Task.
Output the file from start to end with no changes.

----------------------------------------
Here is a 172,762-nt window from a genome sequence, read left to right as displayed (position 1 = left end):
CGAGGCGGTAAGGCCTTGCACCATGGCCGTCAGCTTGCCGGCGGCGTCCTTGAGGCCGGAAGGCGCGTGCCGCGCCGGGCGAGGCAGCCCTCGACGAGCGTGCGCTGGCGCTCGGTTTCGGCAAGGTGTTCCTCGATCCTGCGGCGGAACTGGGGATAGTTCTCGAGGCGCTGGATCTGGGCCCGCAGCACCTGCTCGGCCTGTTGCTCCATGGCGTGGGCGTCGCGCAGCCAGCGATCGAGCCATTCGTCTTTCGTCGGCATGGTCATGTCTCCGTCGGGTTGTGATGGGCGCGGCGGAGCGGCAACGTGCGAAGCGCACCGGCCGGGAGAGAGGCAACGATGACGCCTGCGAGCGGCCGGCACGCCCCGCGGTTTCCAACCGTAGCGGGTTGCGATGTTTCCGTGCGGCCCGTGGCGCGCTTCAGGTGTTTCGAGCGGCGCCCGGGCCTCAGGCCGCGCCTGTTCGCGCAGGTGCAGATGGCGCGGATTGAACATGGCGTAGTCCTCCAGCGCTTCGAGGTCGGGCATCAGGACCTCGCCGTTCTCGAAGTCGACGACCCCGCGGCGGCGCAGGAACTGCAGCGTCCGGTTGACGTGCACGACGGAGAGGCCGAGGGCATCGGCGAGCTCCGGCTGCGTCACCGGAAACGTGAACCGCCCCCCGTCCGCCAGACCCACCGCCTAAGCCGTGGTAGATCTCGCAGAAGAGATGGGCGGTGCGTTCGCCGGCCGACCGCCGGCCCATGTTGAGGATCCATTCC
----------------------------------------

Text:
Here is a 172,762-nt window from a genome sequence, read left to right as displayed (position 1 = left end):
CGAGGCGGTAAGGCCTTGCACCATGGCCGTCAGCTTGCCGGCGGCGTCCTTGAGGCCGGAAGGCGCGTGCCGCGCCGGGCGAGGCAGCCCTCGACGAGCGTGCGCTGGCGCTCGGTTTCGGCAAGGTGTTCCTCGATCCTGCGGCGGAACTGGGGATAGTTCTCGAGGCGCTGGATCTGGGCCCGCAGCACCTGCTCGGCCTGTTGCTCCATGGCGTGGGCGTCGCGCAGCCAGCGATCGAGCCATTCGTCTTTCGTCGGCATGGTCATGTCTCCGTCGGGTTGTGATGGGCGCGGCGGAGCGGCAACGTGCGAAGCGCACCGGCCGGGAGAGAGGCAACGATGACGCCTGCGAGCGGCCGGCACGCCCCGCGGTTTCCAACCGTAGCGGGTTGCGATGTTTCCGTGCGGCCCGTGGCGCGCTTCAGGTGTTTCGAGCGGCGCCCGGGCCTCAGGCCGCGCCTGTTCGCGCAGGTGCAGATGGCGCGGATTGAACATGGCGTAGTCCTCCAGCGCTTCGAGGTCGGGCATCAGGACCTCGCCGTTCTCGAAGTCGACGACCCCGCGGCGGCGCAGGAACTGCAGCGTCCGGTTGACGTGCACGACGGAGAGGCCGAGGGCATCGGCGAGCTCCGGCTGCGTCACCGGAAACGTGAACCGCCCCCCGTCCGCCAGACCCACCGCCTAAGCCGTGGTAGATCTCGCAGAAGAGATGGGCGGTGCGTTCGCCGGCCGACCGCCGGCCCATGTTGAGGATCCATTCC